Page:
According to a report by the International Renewable Energy Agency (IRENA), ‘Renewable Energy Prospects: United States of America’ released earlier this year, the US can increase the use of renewable energy in its energy mix from 7.5% in 2010 to 27% by 2030.
The report identified that the US can increase its use of renewable energy in power generation from 14% to an estimated 50% by 2030, making it the world’s second largest renewable energy user after China.
Policies stunting potential renewables growth
With the current policies in place, the share of renewable energy in the US energy mix will only reach 10% by 2030. The report, which is part of IRENA’s renewable energy roadmap, REmap 2030, estimates that an annual investment of $86 billion (ZAR1 trillion) between now and 2030 is required to reach the 27% renewables mark – an increase of $38 billion (ZAR465 billion) annually beyond a business-as-usual scenario.
Furthermore, the higher renewable share will result in an annual savings of $30 – $140 billion by 2030 when accounting for factors like human health and reduced emissions.
Adnan Z. Amin, IRENA Director-General stated: “The US has tremendous renewable energy potential, along with the culture, skills base and financing opportunities needed to become a global centre of renewable energy thought and innovation. Our research finds that the US could install significantly higher amounts of renewables – and that it can do so affordably. Even in a country with cheap shale gas like the US, renewable energy is still cost competitive and reduces air pollution, enhances energy security, benefits the economy, and mitigates climate change.”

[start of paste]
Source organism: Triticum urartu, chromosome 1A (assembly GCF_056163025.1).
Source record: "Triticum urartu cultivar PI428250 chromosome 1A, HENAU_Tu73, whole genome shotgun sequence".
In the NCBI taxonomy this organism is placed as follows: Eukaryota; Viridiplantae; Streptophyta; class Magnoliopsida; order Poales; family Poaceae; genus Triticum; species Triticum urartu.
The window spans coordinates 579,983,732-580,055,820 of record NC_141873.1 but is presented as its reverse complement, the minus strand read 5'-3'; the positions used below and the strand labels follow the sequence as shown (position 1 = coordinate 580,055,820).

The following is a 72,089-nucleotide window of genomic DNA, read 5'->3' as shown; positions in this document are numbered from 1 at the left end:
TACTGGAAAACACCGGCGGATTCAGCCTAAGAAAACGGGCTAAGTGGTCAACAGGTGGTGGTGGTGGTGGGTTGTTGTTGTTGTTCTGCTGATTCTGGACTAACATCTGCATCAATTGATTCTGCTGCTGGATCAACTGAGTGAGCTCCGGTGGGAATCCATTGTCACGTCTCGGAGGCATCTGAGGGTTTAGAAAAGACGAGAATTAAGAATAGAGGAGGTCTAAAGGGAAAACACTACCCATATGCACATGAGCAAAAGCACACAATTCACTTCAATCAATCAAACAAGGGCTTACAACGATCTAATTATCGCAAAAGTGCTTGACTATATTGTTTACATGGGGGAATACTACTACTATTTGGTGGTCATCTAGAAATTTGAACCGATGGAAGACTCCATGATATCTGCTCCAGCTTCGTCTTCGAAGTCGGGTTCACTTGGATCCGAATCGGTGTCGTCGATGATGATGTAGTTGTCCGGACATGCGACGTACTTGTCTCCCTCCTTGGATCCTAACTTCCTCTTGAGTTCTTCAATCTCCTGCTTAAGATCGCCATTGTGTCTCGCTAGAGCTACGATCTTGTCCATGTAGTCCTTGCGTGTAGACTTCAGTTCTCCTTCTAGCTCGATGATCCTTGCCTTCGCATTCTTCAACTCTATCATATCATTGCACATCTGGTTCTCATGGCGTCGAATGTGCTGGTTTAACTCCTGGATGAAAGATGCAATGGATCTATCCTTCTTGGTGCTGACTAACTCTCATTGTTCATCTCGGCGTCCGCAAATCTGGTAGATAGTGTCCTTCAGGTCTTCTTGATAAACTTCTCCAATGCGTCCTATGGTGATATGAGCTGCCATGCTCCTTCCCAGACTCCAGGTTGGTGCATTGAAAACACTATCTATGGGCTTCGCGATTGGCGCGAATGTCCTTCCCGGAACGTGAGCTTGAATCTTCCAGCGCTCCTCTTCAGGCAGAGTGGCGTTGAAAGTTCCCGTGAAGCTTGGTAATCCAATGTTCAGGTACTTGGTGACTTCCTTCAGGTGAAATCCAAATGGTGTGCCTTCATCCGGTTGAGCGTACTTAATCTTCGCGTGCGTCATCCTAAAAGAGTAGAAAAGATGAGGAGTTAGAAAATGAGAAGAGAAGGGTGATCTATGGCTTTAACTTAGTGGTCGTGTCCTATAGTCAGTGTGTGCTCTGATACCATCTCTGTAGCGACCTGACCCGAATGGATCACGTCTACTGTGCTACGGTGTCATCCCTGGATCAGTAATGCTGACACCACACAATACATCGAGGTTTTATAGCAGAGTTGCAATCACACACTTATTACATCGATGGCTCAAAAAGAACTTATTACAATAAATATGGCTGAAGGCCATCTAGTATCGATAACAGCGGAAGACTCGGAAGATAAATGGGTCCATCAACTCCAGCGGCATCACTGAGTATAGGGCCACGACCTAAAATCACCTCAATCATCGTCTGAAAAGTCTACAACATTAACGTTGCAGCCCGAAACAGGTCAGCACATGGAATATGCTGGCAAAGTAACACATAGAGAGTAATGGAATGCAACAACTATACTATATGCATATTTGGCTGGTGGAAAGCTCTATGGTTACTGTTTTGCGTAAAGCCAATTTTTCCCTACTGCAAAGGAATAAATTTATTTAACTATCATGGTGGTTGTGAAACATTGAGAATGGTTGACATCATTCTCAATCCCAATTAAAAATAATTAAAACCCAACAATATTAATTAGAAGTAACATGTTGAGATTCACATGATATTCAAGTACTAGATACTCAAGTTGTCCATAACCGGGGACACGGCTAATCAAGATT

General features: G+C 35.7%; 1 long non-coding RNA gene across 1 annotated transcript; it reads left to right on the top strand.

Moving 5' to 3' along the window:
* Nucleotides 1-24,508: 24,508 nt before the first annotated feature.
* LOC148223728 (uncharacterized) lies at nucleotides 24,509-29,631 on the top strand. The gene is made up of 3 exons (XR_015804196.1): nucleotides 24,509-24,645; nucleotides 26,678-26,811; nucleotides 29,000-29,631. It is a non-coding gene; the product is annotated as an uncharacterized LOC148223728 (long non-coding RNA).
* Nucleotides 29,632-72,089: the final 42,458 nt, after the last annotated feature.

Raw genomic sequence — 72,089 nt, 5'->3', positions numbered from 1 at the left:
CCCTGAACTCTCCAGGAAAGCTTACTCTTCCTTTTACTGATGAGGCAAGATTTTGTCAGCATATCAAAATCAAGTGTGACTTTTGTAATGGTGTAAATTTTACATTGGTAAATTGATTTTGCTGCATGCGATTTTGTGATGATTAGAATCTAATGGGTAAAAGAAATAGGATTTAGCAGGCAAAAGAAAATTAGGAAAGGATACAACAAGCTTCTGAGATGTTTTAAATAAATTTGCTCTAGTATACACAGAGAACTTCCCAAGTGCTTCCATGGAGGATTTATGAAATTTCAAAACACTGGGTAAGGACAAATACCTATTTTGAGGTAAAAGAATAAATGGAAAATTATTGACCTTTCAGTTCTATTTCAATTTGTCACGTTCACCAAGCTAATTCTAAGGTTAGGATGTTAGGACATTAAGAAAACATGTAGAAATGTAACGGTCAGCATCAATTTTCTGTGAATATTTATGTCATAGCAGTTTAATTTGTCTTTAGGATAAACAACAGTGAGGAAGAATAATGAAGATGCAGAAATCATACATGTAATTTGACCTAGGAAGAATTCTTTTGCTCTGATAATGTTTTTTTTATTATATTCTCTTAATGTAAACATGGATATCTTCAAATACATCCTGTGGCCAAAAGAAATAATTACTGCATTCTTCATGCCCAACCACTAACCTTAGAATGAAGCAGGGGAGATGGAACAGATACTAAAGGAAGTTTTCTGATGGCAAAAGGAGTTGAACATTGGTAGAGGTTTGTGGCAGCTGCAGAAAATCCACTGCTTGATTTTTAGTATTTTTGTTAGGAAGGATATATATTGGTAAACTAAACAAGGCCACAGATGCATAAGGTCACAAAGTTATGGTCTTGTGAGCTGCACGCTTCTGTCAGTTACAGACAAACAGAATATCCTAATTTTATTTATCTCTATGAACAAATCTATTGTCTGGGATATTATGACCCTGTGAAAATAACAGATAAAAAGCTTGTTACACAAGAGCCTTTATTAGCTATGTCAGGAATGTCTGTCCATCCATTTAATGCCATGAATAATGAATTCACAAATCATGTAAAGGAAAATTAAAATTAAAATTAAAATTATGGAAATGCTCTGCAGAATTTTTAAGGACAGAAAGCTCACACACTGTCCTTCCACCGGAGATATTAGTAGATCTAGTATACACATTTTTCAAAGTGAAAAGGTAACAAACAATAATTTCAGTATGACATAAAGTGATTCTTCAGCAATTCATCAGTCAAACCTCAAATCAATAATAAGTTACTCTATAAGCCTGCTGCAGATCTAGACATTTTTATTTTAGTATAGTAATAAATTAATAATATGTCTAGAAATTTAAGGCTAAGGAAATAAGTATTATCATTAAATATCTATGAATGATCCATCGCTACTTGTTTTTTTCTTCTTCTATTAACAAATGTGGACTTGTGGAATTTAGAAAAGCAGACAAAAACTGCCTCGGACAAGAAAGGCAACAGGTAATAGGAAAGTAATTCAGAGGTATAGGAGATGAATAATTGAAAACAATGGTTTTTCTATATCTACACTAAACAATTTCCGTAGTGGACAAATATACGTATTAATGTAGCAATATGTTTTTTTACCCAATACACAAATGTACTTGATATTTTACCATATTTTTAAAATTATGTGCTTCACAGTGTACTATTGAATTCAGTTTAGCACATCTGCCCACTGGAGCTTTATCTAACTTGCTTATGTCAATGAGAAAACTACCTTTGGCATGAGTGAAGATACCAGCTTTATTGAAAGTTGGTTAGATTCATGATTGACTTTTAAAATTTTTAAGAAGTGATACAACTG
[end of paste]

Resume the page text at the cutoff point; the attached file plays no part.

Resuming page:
Countries can aim for 100% clean energy plan
REmap 2030 provides a plan to double the share of renewable energy in the world’s energy mix by 2030 and determines the potential for the US and other countries to scale up renewable energy in the energy system, including power, industry, buildings, and the transport sector.
In a similar IRENA report released earlier this year the association claims that developing Djibouti’s significant renewable energy resources will allow the country to reach its goal of sourcing 100% of its energy from renewables by 2020.
The roadmap focuses not just on renewable electricity, but also renewable technology options in the end-use sectors of buildings, transport and industry.
The analysis encompasses 26 countries representing three-quarters of current energy demand. In determining the potential to scale up renewables, the study not only focuses on technologies, but also on the availability of financing, political will, skills, and the role of planning.
Some of the key REmap 2030 findings
- The global renewable energy share can reach and exceed 30% by 2030. The technologies are already available today to achieve this objective
- Energy efficiency and improved energy access can advance the share of renewables in the global energy mix to as much as 36%
- Business-as-usual will only result in an increase of this share from 18% in 2010 to 21% by 2030
- Renewables growth needs to take place across all four sectors of energy use: buildings, transport, industry, and electricity
- The economic case for the renewable energy transition is even stronger when socio-economic benefits are included – when these factors are taken into account, switching to renewable energy results in savings of up to $740 billion (ZAR9 trillion) per year by 2030
- The analysis shows that the deployment of renewable energy can reduce annual CO2 emissions by 8.6 Gt by 2030